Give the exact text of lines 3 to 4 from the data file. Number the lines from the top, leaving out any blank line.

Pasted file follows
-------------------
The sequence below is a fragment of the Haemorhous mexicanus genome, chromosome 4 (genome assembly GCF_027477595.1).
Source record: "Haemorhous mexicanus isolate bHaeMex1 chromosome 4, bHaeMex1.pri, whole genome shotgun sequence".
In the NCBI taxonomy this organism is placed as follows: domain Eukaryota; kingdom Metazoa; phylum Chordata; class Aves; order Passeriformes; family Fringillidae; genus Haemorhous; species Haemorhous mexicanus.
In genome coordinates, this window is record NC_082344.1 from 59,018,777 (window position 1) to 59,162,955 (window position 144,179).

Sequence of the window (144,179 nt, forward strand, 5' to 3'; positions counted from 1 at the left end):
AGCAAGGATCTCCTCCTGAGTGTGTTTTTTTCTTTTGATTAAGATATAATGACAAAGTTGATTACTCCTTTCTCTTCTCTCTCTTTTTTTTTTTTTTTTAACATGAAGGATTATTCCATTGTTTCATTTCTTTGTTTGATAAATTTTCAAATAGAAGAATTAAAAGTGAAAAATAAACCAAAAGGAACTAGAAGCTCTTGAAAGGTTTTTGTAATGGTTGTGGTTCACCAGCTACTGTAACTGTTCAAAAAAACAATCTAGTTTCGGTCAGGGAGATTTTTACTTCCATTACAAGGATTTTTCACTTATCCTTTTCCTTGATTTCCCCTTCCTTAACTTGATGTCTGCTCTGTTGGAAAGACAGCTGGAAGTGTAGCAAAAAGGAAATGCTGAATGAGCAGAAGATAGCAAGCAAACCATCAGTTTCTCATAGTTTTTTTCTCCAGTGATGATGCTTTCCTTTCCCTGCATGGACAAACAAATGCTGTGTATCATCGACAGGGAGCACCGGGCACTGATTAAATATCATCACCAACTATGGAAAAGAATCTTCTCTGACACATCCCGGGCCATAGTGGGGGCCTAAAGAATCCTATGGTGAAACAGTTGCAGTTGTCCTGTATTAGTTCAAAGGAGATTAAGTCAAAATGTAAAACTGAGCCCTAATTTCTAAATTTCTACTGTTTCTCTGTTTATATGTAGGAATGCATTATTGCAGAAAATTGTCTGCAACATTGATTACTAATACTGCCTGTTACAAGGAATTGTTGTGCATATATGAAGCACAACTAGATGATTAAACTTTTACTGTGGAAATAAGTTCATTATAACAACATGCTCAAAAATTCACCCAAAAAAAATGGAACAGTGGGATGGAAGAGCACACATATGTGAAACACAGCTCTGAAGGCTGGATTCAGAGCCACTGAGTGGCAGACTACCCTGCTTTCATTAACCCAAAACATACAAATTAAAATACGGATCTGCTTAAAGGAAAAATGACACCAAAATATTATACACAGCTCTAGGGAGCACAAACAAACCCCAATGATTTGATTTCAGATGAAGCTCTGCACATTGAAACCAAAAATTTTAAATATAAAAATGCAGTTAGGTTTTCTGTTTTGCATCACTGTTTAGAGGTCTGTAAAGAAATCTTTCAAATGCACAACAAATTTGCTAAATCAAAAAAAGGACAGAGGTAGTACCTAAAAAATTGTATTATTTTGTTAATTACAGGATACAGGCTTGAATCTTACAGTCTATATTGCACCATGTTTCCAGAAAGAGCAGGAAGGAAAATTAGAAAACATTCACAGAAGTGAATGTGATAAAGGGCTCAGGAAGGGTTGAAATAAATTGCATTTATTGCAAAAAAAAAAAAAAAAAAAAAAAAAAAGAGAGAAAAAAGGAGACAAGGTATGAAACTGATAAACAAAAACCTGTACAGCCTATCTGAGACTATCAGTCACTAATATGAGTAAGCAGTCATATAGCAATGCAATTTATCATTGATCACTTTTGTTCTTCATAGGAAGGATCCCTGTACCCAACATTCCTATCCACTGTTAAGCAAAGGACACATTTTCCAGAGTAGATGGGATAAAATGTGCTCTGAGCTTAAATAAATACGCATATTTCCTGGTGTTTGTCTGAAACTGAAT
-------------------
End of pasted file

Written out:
In the NCBI taxonomy this organism is placed as follows: domain Eukaryota; kingdom Metazoa; phylum Chordata; class Aves; order Passeriformes; family Fringillidae; genus Haemorhous; species Haemorhous mexicanus.
In genome coordinates, this window is record NC_082344.1 from 59,018,777 (window position 1) to 59,162,955 (window position 144,179).